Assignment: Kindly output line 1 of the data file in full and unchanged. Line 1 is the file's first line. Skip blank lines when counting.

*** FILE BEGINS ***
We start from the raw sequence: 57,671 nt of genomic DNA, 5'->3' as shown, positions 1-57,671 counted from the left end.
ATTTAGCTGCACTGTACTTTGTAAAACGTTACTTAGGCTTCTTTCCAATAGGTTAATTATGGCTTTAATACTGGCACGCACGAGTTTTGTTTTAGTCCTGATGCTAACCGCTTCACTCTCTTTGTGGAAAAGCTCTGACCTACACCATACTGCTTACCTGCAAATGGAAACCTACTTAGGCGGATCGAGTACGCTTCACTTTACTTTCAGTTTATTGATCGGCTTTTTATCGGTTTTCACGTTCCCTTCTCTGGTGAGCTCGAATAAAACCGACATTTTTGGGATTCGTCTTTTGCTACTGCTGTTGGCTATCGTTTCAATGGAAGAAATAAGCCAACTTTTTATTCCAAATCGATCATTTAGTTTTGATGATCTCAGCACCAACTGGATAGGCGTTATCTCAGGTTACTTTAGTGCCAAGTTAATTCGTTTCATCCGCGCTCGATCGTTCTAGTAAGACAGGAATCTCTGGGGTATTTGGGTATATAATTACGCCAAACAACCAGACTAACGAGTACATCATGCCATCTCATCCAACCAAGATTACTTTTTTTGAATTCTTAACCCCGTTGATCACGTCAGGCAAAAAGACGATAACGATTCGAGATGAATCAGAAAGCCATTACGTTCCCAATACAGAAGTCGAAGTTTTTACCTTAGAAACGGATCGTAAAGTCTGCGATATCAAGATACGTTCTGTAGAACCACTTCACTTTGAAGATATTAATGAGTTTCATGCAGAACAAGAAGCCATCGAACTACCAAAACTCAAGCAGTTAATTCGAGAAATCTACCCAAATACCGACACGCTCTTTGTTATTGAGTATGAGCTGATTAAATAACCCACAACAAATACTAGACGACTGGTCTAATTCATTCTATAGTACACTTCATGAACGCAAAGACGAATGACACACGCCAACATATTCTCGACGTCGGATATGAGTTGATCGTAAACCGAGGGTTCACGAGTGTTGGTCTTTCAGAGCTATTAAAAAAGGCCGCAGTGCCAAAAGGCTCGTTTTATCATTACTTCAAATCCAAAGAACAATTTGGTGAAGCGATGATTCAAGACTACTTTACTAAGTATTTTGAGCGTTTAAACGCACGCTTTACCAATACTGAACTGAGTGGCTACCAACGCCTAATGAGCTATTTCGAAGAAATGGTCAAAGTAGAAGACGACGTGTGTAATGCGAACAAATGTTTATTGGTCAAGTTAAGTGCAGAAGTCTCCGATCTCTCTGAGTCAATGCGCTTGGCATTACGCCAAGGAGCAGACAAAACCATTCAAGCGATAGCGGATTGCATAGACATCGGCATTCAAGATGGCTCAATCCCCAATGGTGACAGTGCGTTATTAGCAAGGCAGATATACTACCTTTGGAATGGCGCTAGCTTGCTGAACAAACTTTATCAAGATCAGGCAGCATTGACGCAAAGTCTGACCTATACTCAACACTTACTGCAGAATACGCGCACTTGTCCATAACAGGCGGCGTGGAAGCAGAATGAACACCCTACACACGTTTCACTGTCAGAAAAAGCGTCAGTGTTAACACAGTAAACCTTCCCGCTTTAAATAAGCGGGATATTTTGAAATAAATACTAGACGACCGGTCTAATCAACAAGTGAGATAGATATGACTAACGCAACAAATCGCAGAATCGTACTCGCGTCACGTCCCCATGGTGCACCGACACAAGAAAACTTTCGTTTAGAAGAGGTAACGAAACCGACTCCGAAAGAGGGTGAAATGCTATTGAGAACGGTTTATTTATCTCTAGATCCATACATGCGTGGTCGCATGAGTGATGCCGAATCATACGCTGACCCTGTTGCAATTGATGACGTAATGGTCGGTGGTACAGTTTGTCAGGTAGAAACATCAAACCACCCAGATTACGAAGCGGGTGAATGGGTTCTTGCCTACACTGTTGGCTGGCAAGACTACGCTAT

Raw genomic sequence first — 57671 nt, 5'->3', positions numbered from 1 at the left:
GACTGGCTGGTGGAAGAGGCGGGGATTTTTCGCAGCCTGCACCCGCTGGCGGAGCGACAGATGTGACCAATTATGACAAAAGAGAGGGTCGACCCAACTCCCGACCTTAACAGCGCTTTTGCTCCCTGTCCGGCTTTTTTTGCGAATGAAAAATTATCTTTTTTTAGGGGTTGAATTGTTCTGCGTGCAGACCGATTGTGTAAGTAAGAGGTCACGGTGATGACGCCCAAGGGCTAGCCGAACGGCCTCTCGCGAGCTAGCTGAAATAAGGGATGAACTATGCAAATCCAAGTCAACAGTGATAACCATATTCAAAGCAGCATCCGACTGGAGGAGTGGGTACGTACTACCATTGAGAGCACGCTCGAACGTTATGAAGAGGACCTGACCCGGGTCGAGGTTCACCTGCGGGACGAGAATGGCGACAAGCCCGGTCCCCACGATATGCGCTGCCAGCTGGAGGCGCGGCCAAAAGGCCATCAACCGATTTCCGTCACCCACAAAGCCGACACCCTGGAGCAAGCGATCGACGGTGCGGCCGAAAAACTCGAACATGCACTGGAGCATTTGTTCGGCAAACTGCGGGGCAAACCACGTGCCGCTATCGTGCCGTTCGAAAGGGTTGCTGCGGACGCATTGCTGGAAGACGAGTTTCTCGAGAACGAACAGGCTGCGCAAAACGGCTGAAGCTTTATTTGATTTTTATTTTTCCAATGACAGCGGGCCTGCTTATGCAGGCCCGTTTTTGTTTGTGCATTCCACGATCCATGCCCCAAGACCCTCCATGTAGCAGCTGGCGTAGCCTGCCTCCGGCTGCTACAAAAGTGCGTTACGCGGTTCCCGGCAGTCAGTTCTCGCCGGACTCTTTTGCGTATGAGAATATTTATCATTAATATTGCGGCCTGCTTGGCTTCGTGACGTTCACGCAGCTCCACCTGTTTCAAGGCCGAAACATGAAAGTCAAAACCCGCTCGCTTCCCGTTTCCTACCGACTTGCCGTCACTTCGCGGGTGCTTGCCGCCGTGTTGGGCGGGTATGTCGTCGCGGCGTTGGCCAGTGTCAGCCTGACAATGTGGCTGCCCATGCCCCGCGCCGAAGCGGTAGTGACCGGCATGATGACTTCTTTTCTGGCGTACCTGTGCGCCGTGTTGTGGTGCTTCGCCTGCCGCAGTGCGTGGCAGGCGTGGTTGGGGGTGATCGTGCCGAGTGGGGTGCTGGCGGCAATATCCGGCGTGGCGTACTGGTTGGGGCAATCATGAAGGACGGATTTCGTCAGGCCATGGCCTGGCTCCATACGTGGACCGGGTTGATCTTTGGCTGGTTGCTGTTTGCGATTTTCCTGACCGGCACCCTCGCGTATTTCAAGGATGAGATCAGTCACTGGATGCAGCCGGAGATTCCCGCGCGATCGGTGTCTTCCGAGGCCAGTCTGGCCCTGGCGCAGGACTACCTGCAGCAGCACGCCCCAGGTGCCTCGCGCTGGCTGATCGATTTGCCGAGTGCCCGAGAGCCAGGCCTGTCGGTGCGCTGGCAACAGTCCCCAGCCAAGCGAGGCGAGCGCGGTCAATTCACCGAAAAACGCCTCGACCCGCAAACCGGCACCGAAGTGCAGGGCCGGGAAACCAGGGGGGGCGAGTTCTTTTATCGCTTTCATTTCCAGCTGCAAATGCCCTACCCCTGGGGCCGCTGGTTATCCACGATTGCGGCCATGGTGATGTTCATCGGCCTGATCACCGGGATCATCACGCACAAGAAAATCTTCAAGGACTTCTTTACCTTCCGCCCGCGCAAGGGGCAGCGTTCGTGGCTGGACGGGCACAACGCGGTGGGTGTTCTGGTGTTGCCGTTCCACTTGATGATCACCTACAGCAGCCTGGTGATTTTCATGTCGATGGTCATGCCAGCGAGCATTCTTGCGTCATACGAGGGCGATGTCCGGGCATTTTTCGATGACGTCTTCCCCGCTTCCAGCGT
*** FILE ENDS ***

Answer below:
We start from the raw sequence: 57,671 nt of genomic DNA, 5'->3' as shown, positions 1-57,671 counted from the left end.